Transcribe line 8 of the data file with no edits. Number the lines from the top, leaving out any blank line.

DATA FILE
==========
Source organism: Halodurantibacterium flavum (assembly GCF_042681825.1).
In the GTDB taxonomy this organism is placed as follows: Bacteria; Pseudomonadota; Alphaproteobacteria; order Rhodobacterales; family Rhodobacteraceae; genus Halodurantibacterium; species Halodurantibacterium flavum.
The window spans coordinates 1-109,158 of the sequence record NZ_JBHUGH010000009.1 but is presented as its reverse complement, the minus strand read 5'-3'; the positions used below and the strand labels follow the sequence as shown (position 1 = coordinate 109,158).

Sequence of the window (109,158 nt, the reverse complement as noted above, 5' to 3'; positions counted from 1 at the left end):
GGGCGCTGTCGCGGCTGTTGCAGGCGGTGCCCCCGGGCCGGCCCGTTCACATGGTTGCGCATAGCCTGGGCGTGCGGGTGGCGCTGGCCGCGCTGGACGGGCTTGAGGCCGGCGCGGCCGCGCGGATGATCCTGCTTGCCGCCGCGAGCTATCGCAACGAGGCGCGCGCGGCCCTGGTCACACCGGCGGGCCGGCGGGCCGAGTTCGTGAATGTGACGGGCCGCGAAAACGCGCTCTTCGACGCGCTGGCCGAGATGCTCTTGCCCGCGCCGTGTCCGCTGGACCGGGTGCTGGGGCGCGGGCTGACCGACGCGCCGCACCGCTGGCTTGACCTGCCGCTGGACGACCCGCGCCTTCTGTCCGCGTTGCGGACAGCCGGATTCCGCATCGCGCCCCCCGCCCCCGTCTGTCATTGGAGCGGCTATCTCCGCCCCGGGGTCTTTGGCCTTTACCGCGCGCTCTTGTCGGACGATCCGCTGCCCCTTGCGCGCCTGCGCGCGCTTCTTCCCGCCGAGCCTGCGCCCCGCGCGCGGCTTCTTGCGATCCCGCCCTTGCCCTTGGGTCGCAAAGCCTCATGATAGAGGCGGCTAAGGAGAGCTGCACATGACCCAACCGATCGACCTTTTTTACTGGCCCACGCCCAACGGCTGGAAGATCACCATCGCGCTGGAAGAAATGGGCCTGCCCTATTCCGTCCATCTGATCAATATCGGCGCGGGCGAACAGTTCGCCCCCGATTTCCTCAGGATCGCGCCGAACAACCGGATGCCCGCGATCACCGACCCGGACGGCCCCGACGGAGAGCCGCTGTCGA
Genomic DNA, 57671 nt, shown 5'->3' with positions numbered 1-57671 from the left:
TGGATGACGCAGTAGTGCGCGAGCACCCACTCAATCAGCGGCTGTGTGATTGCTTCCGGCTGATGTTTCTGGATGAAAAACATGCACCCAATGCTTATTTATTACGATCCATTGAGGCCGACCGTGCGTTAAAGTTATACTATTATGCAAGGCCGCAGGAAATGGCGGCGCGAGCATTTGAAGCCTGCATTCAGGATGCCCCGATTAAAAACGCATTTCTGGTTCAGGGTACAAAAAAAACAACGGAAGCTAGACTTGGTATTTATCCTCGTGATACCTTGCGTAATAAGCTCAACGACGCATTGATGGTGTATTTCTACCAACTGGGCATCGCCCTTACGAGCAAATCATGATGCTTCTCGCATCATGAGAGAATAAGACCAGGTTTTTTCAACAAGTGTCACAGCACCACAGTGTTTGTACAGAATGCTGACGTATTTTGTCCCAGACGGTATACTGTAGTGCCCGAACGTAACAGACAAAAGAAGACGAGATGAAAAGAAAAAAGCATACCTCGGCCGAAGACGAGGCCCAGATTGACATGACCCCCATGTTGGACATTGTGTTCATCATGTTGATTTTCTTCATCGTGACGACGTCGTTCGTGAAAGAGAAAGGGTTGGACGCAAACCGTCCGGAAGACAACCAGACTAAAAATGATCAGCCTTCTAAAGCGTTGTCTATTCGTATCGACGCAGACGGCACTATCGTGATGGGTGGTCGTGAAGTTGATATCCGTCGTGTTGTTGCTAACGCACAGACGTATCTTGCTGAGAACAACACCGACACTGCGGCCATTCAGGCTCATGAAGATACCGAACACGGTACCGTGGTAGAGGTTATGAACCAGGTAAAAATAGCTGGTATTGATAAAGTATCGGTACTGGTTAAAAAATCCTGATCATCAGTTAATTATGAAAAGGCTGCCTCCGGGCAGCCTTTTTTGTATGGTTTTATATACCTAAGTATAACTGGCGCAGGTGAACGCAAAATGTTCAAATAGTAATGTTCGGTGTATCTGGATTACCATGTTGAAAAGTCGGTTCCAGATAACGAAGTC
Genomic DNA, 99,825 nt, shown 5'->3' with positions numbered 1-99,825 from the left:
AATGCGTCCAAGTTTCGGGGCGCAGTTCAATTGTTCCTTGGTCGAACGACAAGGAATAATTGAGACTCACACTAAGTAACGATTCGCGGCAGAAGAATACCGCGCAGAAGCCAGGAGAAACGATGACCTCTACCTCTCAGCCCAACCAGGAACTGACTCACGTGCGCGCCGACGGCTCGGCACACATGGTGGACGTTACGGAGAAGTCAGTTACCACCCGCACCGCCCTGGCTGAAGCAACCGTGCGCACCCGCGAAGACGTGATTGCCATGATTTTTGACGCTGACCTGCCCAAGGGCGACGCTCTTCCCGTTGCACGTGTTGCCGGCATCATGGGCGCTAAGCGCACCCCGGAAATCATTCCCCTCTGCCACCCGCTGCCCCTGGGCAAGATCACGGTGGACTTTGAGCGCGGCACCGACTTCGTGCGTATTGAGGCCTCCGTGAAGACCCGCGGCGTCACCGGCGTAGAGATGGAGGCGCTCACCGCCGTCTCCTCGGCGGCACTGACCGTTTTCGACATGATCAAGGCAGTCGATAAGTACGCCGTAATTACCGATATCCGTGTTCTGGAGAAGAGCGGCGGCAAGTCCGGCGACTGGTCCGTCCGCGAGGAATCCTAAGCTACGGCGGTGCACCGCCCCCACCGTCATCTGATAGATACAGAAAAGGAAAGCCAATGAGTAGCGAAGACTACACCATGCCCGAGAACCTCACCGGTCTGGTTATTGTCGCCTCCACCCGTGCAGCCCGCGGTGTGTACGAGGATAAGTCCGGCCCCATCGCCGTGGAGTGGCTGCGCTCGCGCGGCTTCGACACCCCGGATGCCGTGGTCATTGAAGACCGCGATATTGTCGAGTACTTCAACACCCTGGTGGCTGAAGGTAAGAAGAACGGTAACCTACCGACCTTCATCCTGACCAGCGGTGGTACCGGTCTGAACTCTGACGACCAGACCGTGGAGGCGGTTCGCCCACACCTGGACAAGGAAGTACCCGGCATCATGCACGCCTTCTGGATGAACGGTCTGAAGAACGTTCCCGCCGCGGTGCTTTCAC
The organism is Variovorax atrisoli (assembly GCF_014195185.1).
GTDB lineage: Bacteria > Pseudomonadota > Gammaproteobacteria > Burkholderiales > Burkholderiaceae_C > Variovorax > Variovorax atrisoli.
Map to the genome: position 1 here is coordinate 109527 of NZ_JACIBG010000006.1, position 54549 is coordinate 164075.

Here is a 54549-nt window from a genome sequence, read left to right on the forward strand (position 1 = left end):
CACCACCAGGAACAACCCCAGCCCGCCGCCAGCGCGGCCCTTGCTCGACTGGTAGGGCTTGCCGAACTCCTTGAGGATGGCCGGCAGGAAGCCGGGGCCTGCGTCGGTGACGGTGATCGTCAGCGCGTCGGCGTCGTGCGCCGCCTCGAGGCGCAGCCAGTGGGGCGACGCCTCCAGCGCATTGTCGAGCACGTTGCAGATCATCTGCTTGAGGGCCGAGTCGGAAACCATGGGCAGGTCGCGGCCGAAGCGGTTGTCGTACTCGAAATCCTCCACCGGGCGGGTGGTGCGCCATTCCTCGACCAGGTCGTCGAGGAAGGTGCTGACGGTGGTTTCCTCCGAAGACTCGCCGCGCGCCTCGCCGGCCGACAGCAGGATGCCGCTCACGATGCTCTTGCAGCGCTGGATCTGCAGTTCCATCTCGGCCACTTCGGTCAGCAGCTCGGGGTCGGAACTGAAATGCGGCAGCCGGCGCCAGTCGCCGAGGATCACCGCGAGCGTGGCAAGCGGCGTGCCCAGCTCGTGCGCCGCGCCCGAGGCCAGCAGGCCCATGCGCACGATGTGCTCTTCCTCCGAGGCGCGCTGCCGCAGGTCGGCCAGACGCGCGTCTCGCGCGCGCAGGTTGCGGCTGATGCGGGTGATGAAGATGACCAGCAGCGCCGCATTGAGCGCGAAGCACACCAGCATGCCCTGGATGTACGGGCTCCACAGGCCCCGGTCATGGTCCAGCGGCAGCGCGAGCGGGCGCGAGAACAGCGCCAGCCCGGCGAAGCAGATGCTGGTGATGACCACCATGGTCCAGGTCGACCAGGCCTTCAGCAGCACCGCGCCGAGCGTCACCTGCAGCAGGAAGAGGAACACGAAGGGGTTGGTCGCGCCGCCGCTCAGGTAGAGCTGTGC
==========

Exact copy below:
Genomic DNA, 99,825 nt, shown 5'->3' with positions numbered 1-99,825 from the left: